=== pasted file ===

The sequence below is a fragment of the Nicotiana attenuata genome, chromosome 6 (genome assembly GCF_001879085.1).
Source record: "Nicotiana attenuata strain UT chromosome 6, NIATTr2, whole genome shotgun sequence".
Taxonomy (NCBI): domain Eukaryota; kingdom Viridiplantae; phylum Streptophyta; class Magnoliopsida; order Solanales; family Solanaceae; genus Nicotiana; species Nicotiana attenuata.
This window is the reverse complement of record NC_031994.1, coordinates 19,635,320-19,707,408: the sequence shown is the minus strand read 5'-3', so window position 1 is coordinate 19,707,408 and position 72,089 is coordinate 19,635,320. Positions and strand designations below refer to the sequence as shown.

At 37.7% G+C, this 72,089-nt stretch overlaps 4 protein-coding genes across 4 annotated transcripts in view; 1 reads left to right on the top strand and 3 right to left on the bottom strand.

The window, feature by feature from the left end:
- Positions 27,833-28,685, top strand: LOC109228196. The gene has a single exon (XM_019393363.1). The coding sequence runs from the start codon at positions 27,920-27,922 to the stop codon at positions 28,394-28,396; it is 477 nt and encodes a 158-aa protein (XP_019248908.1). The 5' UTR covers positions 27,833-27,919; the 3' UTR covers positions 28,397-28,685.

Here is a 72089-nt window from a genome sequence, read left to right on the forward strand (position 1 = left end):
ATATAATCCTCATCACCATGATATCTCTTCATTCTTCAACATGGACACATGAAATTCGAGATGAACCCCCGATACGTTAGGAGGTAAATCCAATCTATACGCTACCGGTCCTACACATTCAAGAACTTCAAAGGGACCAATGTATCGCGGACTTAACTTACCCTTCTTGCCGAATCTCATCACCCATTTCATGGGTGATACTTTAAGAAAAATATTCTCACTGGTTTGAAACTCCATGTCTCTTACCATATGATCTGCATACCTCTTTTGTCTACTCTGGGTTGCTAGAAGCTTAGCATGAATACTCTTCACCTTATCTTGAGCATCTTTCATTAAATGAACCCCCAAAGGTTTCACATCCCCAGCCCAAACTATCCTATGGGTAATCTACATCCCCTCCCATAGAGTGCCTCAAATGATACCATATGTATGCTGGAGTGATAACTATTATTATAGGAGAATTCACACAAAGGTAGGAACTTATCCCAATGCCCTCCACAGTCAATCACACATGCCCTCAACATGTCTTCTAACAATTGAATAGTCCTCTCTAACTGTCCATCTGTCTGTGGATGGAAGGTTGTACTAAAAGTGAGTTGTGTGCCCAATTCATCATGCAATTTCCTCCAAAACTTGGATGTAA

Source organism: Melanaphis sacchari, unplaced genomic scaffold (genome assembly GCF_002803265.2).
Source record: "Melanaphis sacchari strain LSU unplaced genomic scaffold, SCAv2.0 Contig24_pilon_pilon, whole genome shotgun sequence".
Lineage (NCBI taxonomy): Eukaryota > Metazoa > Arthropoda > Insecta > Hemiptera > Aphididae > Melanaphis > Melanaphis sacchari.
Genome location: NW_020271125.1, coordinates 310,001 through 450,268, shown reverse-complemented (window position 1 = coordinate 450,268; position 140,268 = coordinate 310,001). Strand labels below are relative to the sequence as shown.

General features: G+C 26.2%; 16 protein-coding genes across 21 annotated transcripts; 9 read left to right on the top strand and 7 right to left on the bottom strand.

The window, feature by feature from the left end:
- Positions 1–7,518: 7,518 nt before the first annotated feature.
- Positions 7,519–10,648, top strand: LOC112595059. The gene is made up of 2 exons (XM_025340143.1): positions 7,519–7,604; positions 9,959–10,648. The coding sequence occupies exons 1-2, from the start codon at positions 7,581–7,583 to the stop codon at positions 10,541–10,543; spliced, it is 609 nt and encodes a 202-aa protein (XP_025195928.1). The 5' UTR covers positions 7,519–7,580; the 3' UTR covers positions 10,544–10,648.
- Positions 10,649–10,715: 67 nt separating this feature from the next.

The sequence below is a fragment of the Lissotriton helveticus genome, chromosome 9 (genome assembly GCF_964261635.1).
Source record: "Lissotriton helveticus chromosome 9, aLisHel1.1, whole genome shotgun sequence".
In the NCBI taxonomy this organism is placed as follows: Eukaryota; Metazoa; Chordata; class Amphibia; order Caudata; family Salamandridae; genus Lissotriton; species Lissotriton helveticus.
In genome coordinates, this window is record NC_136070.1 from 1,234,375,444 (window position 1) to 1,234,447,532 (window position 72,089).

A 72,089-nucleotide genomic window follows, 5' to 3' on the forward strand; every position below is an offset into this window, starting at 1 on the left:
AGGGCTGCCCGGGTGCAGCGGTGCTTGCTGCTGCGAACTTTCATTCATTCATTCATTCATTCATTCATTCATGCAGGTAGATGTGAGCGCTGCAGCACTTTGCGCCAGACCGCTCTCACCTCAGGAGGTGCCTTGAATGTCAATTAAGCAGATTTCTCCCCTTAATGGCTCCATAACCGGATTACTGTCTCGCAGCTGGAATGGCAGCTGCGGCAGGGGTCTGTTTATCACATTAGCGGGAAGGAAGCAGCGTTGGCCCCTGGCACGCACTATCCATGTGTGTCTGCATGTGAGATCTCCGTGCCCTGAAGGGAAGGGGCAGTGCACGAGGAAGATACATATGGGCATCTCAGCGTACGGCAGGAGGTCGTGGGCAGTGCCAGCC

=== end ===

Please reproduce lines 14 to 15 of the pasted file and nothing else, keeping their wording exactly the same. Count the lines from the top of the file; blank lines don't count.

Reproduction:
General features: G+C 26.2%; 16 protein-coding genes across 21 annotated transcripts; 9 read left to right on the top strand and 7 right to left on the bottom strand.

The window, feature by feature from the left end: